Scotland legend Denis Law turned his back on a shock move to Hearts as he pursued his World Cup dream, a book chronicling the Scots’ march to the 1974 finals in West Germany has revealed.
With Law’s 11 years at Manchester United coming to an end, the Old Trafford club and Hearts, then managed by Bobby Seith, had, according to “Scotland ’74 – A World Cup Story” by BBC Radio Scotland presenter Richard Gordon, agreed a fee to bring the veteran striker to Edinburgh.
But although at 33 he feared his international career was over, Law opted to stay south of the border, signing for a second time with Manchester City after being released by United in the summer of 1973, hoping that decision might just help him realise his dream of finally playing on football’s biggest stage, the star having been deemed too young when Scotland had last featured in the finals 16 years previously in Sweden.
And Law’s gamble paid off as Scotland manager Willie Ormond, having embarked on a tour of English grounds as he prepared for the showdown qualifying match with the Czech Republic at Hampden that autumn, witnessed the forward turn in an “imperious performance” as City beat Coventry City.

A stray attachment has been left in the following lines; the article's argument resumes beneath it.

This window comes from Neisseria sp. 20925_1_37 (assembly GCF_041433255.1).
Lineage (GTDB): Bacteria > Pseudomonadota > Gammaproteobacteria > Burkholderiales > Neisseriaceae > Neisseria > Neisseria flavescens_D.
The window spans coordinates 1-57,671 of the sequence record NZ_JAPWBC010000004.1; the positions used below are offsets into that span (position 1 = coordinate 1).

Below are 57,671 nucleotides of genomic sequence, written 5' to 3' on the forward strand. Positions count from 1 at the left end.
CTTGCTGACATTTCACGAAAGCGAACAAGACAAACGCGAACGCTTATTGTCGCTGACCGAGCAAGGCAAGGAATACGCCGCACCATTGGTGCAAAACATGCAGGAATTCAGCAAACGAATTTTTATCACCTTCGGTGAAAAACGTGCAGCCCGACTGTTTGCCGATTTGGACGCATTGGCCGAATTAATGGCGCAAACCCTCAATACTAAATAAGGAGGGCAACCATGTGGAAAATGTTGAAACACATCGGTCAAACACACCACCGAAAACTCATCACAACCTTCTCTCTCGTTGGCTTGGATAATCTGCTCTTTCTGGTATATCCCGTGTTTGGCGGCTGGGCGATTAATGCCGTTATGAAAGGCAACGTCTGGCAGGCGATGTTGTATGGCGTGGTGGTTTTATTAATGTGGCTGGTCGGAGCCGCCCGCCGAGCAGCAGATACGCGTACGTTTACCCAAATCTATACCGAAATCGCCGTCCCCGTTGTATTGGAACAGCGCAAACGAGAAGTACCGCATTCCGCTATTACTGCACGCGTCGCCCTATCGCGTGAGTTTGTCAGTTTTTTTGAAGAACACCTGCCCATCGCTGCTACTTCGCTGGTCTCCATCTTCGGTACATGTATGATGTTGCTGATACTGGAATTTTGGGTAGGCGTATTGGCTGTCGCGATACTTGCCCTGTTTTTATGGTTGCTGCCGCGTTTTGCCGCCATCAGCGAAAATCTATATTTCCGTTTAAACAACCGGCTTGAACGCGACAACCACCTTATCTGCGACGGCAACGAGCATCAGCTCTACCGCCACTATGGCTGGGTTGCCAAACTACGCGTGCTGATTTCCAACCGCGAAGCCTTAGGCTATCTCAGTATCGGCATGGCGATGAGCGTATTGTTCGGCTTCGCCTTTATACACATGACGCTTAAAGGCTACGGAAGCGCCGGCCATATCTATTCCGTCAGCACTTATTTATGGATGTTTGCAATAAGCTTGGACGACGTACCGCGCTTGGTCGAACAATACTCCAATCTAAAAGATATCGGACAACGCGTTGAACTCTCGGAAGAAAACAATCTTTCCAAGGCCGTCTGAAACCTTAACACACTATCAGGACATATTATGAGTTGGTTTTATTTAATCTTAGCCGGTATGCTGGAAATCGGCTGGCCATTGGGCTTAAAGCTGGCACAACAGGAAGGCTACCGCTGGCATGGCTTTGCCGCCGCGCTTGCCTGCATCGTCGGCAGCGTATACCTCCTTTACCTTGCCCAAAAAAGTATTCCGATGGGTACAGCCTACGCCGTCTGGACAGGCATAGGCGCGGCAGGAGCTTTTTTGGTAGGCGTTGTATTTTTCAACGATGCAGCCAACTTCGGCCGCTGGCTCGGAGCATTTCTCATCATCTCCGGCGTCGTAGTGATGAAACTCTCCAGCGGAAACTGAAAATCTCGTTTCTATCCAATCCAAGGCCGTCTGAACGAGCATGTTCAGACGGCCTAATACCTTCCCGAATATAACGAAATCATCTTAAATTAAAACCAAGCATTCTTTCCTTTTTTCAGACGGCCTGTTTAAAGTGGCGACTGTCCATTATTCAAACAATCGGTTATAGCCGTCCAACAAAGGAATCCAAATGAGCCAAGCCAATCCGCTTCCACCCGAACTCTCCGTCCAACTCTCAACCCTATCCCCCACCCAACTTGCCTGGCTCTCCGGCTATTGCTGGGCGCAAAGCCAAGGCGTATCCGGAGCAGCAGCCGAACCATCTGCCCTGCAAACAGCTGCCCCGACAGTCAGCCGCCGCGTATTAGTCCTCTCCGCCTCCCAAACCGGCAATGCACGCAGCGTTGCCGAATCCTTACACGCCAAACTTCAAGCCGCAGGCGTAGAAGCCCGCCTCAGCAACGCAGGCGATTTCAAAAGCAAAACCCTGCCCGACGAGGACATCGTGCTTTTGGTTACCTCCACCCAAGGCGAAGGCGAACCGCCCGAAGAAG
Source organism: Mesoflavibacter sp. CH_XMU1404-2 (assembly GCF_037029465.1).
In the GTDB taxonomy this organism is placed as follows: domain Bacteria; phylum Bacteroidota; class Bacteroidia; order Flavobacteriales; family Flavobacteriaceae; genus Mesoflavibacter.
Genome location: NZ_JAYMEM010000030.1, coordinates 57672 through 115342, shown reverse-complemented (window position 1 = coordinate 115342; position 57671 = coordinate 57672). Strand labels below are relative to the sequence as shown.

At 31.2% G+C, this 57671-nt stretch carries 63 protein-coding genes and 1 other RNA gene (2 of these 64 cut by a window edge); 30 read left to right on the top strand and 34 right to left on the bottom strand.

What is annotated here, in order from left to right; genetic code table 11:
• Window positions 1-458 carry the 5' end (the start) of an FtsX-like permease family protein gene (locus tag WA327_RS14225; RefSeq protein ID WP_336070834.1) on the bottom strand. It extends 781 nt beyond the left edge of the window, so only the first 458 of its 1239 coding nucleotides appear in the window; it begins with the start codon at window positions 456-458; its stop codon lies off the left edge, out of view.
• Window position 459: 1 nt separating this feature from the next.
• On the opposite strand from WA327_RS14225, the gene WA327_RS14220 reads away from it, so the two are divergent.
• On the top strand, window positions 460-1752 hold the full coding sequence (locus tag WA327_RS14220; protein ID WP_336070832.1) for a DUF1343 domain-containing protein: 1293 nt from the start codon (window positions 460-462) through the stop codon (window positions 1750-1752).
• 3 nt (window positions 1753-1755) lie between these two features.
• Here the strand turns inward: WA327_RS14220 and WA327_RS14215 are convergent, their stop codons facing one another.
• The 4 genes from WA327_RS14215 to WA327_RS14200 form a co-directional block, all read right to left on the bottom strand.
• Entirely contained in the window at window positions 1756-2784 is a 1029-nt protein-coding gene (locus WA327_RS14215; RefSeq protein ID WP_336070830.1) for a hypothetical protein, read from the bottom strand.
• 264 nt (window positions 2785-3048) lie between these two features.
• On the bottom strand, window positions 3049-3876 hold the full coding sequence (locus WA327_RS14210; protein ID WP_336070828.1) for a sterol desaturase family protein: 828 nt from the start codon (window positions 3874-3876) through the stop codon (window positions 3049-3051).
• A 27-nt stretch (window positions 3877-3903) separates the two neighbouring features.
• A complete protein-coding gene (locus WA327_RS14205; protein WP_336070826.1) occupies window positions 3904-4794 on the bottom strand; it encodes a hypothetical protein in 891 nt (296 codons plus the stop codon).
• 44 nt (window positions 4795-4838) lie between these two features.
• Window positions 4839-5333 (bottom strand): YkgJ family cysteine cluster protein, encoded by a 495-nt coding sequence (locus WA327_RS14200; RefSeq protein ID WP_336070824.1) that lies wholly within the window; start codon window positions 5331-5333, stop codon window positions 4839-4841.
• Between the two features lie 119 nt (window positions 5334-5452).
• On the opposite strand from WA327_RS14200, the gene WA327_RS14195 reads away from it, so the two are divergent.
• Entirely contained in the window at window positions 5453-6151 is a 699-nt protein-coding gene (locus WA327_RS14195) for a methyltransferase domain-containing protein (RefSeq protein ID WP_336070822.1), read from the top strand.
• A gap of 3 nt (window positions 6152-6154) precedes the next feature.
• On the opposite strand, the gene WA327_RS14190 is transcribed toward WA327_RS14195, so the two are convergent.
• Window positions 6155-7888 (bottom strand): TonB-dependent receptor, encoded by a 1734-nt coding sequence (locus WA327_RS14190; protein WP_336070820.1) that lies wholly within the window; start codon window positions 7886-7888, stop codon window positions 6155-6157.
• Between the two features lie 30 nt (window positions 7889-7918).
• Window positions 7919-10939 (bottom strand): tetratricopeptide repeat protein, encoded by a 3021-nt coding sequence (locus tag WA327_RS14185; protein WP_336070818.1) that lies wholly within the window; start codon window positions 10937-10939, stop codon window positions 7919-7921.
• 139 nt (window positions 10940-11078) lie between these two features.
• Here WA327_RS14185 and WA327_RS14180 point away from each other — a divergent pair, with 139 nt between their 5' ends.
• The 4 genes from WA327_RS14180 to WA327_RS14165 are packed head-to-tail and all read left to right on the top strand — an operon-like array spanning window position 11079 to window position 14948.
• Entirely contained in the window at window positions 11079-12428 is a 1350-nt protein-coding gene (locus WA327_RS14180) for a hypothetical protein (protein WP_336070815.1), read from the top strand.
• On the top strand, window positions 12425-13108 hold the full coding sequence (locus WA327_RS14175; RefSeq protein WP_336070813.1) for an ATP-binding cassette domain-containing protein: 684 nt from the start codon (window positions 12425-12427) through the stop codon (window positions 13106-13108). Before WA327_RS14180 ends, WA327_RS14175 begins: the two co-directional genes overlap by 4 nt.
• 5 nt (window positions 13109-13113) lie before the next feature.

Law’s display left Ormond purring: “He is the best I have ever seen. If he keeps up the same kind of form, I have to be interested in him.”
According to Gordon, Law, now 74, was equally delighted, saying: “It was very nice of Willie Ormond to say that and, of course, it was lovely to play at Hampden Park again. I would have to say I wasn’t particularly fit, I had a cartilage problem, and things were not going well.”
Although Law, who scored 30 goals in a dark blue jersey, didn’t get a goal against the Czechs he was instrumental in securing the 2-1 win which ensured Scotland’s place in the finals, distracting the visiting defence for Jim Holton to equalise and then earning the free-kick which led to Joe Jordan powering home the winner.
The last of Law’s 55 caps came in the opening match in West Germany, as Scotland beat Zaire 2-0 in Dortmund’s Westfalensadion, but left out as Ormond’s side went agonisingly close to qualifying for the next stage of the competition as they drew 0-0 with Brazil and 2-2 against Yugoslavia to become the first country to exit the World Cup finals without losing a match.